There is a remarkable one man blog which set out to understand the earth’s climate 2 years ago. The author is Kevan Hashemi who is a lecturer at Brandeis University and has worked on the Atlas experiment at CERN. see: https://homeclimateanalysis.blogspot.com/ He seems to have more or less followed the same path as me to understand the greenhouse effect from basic physics and determine by just how much increasing CO2 will change the earth’s temperature. His value of 1.5C warming for a doubling of CO2 levels agrees with mine. He also produced a nice plot of the 350 year HADCET temperature data which I have updated to 2021. This demonstrated that climate change has had a rather small effect on UK temperatures. Of course the slight rise since ~1990 looks a little worse if you plot “anomalies”.
Average temperatures for HadCET over 365 years.
Here is his decadal trend analysis for the full HadCET. Basically he takes a rolling ten year gradient. There is little evidence of any rapid warming since 1850.
However it is his study of the carbon cycle that is particularly interesting because he has correctly explained the CO2 level variations over recent glacial cycles.
The last post on the site summarises his findings which seriously irked some mainstream climate scientists. He replied gallantly but eventually fell silent and this was his last post. Yet I have not seen any carbon cycle model that is able to describe the CO2 response to Ice Age cycles as well as his does.
His model was based on a fixed C14 proportion dispersed in the atmosphere and the deep ocean.
Each year, cosmic rays create 8 kg of carbon-14 in the upper atmosphere. If carbon-14 were a stable atom, all carbon in the Earth’s atmosphere would be carbon-14. But carbon-14 is not stable. One in eight thousand carbon-14 atoms decays each year. The rate at which the Earth’s inventory of carbon-14 decays must be equal to the rate at which it is created. There must be 64,000 kg of carbon-14 on Earth.
The Earth’s atmosphere contains 800 Pg of carbon (1 Pg = 1 Petagram = 1012 kg) bound up in gaseous CO2. Therefore the oceans contain 80,000 Pg.
His argument is that the exchange of CO2 with the deep ocean remains in balance as more CO2 is added to the atmosphere. So to double the CO2 in the atmosphere you need to also double the CO2 contained in the deep oceans. This will take thousands of years of anthropogenic emissions instead of say 100 years. I suspect one possible problem with his logic is that we are constantly adding CO2 to the atmosphere from fossil fuels which are devoid of C14 because they have been buried for millions of years. So the C14 accounting begins to unwind as more of our annual emissions dilute the atmospheric C14 content.
The global carbon cycle is immensely complicated because it depends on life, plate tectonics and volcanism, all working on different timescales. Yet each year ~50% of our annual carbon emissions are absorbed by rapid oceans/biosphere processes and this ratio is unchanged in 50 years.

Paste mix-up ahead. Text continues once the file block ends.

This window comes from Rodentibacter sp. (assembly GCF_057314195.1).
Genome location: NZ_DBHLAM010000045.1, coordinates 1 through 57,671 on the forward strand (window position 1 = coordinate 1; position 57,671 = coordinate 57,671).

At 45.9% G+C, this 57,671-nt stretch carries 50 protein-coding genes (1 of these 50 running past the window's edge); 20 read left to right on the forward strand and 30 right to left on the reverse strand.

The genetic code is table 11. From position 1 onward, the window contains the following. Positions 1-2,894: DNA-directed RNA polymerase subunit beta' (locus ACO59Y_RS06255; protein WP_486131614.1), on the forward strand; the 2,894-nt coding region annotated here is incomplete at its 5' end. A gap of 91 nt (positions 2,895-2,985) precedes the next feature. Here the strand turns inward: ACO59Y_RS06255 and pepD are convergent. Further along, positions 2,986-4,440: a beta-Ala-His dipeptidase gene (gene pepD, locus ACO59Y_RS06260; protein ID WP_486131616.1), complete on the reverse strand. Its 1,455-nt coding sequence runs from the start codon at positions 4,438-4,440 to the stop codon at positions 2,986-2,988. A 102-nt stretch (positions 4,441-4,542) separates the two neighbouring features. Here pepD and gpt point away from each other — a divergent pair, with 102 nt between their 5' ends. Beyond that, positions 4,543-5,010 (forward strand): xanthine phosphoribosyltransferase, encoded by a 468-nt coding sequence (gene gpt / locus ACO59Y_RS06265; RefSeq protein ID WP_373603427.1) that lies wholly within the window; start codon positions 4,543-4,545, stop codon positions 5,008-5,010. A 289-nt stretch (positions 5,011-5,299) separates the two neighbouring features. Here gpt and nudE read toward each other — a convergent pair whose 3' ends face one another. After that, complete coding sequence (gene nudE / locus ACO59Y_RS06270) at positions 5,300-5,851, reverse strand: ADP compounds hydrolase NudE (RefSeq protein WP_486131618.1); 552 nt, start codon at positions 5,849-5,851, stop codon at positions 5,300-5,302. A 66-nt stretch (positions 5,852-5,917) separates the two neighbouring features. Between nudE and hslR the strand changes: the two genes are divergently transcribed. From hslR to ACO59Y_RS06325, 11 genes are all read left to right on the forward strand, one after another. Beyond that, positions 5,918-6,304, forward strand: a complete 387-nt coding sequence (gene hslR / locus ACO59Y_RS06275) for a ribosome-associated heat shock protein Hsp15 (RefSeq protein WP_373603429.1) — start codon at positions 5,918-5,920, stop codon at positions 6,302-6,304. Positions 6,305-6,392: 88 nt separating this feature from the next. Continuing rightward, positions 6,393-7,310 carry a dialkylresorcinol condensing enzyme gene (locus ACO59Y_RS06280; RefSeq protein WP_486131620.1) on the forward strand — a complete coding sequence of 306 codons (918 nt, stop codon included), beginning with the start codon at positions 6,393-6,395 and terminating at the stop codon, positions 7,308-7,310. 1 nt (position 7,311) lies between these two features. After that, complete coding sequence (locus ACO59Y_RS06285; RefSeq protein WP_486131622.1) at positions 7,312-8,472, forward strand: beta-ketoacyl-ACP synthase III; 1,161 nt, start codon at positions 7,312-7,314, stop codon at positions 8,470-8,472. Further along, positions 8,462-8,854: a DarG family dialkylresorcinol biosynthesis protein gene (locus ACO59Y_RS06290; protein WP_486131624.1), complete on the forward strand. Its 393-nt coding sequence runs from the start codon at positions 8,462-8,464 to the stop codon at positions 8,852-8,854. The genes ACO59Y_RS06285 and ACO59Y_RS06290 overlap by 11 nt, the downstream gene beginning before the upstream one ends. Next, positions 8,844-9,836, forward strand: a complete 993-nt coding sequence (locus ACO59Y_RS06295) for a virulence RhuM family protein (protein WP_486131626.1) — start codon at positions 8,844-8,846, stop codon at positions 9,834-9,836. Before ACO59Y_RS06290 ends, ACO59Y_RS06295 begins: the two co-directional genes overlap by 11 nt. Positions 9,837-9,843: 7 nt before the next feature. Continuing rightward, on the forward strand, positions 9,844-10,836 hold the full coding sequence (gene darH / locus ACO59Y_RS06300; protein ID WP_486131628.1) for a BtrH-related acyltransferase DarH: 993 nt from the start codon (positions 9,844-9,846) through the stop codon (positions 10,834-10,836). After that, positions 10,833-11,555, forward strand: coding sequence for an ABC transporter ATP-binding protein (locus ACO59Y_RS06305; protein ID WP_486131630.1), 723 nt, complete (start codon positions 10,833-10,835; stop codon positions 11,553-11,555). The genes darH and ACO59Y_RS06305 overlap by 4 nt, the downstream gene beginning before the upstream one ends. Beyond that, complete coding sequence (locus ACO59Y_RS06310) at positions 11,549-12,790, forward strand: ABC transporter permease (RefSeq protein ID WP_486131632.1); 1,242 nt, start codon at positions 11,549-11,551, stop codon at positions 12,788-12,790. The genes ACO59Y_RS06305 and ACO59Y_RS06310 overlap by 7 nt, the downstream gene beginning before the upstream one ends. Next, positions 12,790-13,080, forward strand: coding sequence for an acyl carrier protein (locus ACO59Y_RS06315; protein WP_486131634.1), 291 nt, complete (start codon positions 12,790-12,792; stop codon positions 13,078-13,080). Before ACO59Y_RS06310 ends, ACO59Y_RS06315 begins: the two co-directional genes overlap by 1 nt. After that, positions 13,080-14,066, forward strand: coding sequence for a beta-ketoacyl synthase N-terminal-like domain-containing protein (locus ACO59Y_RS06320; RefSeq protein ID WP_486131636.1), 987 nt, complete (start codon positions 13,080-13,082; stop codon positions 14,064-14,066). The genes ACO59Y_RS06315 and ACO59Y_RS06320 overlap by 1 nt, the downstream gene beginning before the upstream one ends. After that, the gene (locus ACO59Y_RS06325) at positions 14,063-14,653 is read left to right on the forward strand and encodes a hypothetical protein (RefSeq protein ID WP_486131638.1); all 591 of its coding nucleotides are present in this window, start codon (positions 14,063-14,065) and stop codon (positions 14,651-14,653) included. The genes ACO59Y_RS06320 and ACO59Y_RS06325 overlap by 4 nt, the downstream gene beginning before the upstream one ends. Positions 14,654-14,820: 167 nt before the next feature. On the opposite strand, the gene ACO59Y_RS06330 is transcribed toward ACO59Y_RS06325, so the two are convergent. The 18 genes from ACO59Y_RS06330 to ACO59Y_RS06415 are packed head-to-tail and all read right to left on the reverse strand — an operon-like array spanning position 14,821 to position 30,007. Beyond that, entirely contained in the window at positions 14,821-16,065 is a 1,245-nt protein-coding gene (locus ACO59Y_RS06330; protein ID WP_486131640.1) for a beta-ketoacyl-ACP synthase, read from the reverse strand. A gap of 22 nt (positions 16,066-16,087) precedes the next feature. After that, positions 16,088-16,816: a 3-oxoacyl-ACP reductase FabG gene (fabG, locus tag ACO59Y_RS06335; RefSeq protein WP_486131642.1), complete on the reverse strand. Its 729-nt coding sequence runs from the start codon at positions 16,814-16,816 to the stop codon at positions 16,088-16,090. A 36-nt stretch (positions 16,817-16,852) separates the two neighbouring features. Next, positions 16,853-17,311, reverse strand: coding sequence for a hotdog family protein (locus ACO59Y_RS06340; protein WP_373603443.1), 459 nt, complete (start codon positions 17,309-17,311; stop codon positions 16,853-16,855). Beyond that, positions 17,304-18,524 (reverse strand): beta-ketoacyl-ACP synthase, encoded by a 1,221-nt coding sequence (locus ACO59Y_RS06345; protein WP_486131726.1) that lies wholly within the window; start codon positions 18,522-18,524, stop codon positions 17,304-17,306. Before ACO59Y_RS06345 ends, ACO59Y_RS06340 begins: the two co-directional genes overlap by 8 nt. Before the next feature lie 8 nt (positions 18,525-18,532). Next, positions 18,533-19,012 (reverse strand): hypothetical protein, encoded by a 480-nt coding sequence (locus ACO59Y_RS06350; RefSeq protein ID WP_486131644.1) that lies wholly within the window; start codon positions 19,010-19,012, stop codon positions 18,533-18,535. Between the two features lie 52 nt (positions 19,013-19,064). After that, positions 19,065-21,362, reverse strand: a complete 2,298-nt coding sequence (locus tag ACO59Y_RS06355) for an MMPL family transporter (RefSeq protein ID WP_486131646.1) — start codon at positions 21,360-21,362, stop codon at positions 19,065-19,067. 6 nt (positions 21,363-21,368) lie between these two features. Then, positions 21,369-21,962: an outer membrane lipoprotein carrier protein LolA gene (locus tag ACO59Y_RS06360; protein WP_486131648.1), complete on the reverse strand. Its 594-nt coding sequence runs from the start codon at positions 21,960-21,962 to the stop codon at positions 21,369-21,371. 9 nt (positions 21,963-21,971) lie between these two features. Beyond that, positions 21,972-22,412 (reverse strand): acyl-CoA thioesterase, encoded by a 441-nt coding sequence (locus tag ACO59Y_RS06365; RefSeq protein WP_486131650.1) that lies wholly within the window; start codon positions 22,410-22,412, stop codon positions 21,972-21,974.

AR4 plot: The fraction of Anthropogenic CO2 retained in the atmosphere is unchanged in over 50 years, despite increasing emissions.
Today the global net flux of fossil fuel CO2 into the ocean is ~ 2Gtons C per year, amid exchange fluxes of 90 Gtons/year. This implies that if we simply kept emissions stable then the oceans would fairly soon also stabilise CO2 levels in the atmosphere. However there is a complication – the so called buffering or Revelle factor.
“The Revelle factor (buffer factor) is the ratio of instantaneous change in carbon dioxide (CO2) to the change in total dissolved inorganic carbon (DIC), and is a measure of the resistance to atmospheric CO2 being absorbed by the ocean surface layer.”
The Revelle effect describes how only a small fraction of pCO2 is present in ocean water when much larger amounts are added to the atmosphere. Depending on the alkalinity of the water, DIC is either present as CO3, HCO3, or CO2. When the pH is high (basic) the Revelle factor is greatest, causing much of the DIC to exist as HCO3 or CO3, and not CO2. So, the greater the buffering effect (low Revelle Factor) the more DIC occurs as CO3 or HCO3, effectively lowering the pCO2 levels in both the atmosphere and ocean.
This statement has taken on mythical proportions and is embedded in carbon cycle models like the BERN model. It implies there is a long tail on carbon levels in the atmosphere
My knowledge of chemistry is pretty minimal but I find it a far more descriptive than quantitive science. Kevan argues that :
“When a gas and liquid are at equilibrium, there is as much gas entering the liquid per unit time as there is leaving it. Because gaseous CO2 has only one species, its probability of absorption into the ocean does not vary with its concentration. ”
This must be true. It is just a question of timescales. David Archer’s book is mostly descriptive with no firm predictions so I suspect we don’t really know how fast the Earth recovers from a sudden release of CO2. The BERN model is basically a parameterised guess.
The fact that 50% of CO2 emissions have been absorbed by the oceans for the last 70 years needs to be explained first.
The carbon cycle mixes physics, chemistry, biology and geology all up into one complex imbroglio. My gut feeling is that stabilising our carbon emissions must also stabilise CO2 levels within a decade. Of course I could be wrong as could everyone else.